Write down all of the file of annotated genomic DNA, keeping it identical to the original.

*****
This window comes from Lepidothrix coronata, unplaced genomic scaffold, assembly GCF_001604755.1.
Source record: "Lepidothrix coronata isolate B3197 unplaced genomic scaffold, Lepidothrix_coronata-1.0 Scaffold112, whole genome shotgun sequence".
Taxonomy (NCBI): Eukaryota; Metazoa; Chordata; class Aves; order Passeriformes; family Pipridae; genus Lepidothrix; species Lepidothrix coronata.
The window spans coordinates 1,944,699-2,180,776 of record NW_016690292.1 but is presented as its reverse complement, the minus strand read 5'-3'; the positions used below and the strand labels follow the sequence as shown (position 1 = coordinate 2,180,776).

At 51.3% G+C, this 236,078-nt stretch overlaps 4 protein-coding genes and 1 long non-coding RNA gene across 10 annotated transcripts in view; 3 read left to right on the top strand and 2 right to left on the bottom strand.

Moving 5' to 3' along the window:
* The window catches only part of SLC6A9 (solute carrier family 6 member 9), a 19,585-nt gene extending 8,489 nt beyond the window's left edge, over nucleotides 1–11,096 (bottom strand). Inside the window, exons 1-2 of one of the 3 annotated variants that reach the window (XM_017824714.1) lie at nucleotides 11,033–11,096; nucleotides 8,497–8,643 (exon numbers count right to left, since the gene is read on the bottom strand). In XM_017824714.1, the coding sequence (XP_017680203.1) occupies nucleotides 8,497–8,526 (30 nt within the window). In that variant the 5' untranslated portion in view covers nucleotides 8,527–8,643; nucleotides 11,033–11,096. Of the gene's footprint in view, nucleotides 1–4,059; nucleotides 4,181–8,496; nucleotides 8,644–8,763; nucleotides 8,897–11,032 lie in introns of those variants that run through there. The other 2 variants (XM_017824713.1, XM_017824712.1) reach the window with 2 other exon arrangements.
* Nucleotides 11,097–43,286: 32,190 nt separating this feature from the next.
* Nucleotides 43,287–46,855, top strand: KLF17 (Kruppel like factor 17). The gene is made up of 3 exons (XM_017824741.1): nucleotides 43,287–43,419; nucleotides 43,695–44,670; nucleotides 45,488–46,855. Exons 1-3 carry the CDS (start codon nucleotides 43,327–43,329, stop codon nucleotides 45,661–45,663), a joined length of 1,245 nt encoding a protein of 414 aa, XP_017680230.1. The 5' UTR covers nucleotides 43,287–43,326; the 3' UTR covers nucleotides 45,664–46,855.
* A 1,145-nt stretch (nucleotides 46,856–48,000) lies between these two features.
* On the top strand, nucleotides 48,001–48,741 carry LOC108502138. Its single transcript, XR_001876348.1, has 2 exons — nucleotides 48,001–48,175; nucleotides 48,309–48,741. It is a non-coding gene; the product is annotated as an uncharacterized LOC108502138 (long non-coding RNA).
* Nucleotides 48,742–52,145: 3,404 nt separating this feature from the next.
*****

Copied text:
This window comes from Lepidothrix coronata, unplaced genomic scaffold, assembly GCF_001604755.1.
Source record: "Lepidothrix coronata isolate B3197 unplaced genomic scaffold, Lepidothrix_coronata-1.0 Scaffold112, whole genome shotgun sequence".
Taxonomy (NCBI): Eukaryota; Metazoa; Chordata; class Aves; order Passeriformes; family Pipridae; genus Lepidothrix; species Lepidothrix coronata.
The window spans coordinates 1,944,699-2,180,776 of record NW_016690292.1 but is presented as its reverse complement, the minus strand read 5'-3'; the positions used below and the strand labels follow the sequence as shown (position 1 = coordinate 2,180,776).

At 51.3% G+C, this 236,078-nt stretch overlaps 4 protein-coding genes and 1 long non-coding RNA gene across 10 annotated transcripts in view; 3 read left to right on the top strand and 2 right to left on the bottom strand.

Moving 5' to 3' along the window:
* The window catches only part of SLC6A9 (solute carrier family 6 member 9), a 19,585-nt gene extending 8,489 nt beyond the window's left edge, over nucleotides 1–11,096 (bottom strand). Inside the window, exons 1-2 of one of the 3 annotated variants that reach the window (XM_017824714.1) lie at nucleotides 11,033–11,096; nucleotides 8,497–8,643 (exon numbers count right to left, since the gene is read on the bottom strand). In XM_017824714.1, the coding sequence (XP_017680203.1) occupies nucleotides 8,497–8,526 (30 nt within the window). In that variant the 5' untranslated portion in view covers nucleotides 8,527–8,643; nucleotides 11,033–11,096. Of the gene's footprint in view, nucleotides 1–4,059; nucleotides 4,181–8,496; nucleotides 8,644–8,763; nucleotides 8,897–11,032 lie in introns of those variants that run through there. The other 2 variants (XM_017824713.1, XM_017824712.1) reach the window with 2 other exon arrangements.
* Nucleotides 11,097–43,286: 32,190 nt separating this feature from the next.
* Nucleotides 43,287–46,855, top strand: KLF17 (Kruppel like factor 17). The gene is made up of 3 exons (XM_017824741.1): nucleotides 43,287–43,419; nucleotides 43,695–44,670; nucleotides 45,488–46,855. Exons 1-3 carry the CDS (start codon nucleotides 43,327–43,329, stop codon nucleotides 45,661–45,663), a joined length of 1,245 nt encoding a protein of 414 aa, XP_017680230.1. The 5' UTR covers nucleotides 43,287–43,326; the 3' UTR covers nucleotides 45,664–46,855.
* A 1,145-nt stretch (nucleotides 46,856–48,000) lies between these two features.
* On the top strand, nucleotides 48,001–48,741 carry LOC108502138. Its single transcript, XR_001876348.1, has 2 exons — nucleotides 48,001–48,175; nucleotides 48,309–48,741. It is a non-coding gene; the product is annotated as an uncharacterized LOC108502138 (long non-coding RNA).
* Nucleotides 48,742–52,145: 3,404 nt separating this feature from the next.